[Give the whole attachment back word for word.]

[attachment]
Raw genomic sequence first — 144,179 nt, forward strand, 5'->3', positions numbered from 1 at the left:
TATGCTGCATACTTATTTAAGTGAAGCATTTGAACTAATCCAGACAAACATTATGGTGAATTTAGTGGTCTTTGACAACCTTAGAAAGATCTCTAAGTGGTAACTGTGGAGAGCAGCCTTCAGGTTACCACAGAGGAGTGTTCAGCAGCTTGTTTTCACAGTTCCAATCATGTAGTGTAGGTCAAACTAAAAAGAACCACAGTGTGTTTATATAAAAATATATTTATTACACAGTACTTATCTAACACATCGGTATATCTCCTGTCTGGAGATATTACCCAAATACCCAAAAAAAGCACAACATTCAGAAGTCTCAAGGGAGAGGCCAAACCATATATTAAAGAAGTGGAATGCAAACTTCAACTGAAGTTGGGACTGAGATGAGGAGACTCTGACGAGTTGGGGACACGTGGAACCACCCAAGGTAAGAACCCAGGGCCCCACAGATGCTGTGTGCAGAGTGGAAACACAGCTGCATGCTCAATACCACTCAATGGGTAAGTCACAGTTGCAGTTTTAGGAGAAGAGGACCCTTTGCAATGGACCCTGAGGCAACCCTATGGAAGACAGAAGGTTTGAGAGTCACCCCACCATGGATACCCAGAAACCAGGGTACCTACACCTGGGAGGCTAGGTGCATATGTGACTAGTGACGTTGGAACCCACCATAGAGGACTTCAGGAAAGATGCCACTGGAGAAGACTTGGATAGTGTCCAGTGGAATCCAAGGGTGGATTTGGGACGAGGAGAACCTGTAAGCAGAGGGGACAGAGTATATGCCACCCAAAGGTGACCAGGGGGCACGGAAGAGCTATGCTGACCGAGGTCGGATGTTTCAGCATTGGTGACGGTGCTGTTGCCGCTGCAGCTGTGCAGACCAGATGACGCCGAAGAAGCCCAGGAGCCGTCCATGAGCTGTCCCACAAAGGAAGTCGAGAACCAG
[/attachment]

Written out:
Raw genomic sequence first — 144,179 nt, forward strand, 5'->3', positions numbered from 1 at the left:
TATGCTGCATACTTATTTAAGTGAAGCATTTGAACTAATCCAGACAAACATTATGGTGAATTTAGTGGTCTTTGACAACCTTAGAAAGATCTCTAAGTGGTAACTGTGGAGAGCAGCCTTCAGGTTACCACAGAGGAGTGTTCAGCAGCTTGTTTTCACAGTTCCAATCATGTAGTGTAGGTCAAACTAAAAAGAACCACAGTGTGTTTATATAAAAATATATTTATTACACAGTACTTATCTAACACATCGGTATATCTCCTGTCTGGAGATATTACCCAAATACCCAAAAAAAGCACAACATTCAGAAGTCTCAAGGGAGAGGCCAAACCATATATTAAAGAAGTGGAATGCAAACTTCAACTGAAGTTGGGACTGAGATGAGGAGACTCTGACGAGTTGGGGACACGTGGAACCACCCAAGGTAAGAACCCAGGGCCCCACAGATGCTGTGTGCAGAGTGGAAACACAGCTGCATGCTCAATACCACTCAATGGGTAAGTCACAGTTGCAGTTTTAGGAGAAGAGGACCCTTTGCAATGGACCCTGAGGCAACCCTATGGAAGACAGAAGGTTTGAGAGTCACCCCACCATGGATACCCAGAAACCAGGGTACCTACACCTGGGAGGCTAGGTGCATATGTGACTAGTGACGTTGGAACCCACCATAGAGGACTTCAGGAAAGATGCCACTGGAGAAGACTTGGATAGTGTCCAGTGGAATCCAAGGGTGGATTTGGGACGAGGAGAACCTGTAAGCAGAGGGGACAGAGTATATGCCACCCAAAGGTGACCAGGGGGCACGGAAGAGCTATGCTGACCGAGGTCGGATGTTTCAGCATTGGTGACGGTGCTGTTGCCGCTGCAGCTGTGCAGACCAGATGACGCCGAAGAAGCCCAGGAGCCGTCCATGAGCTGTCCCACAAAGGAAGTCGAGAACCAG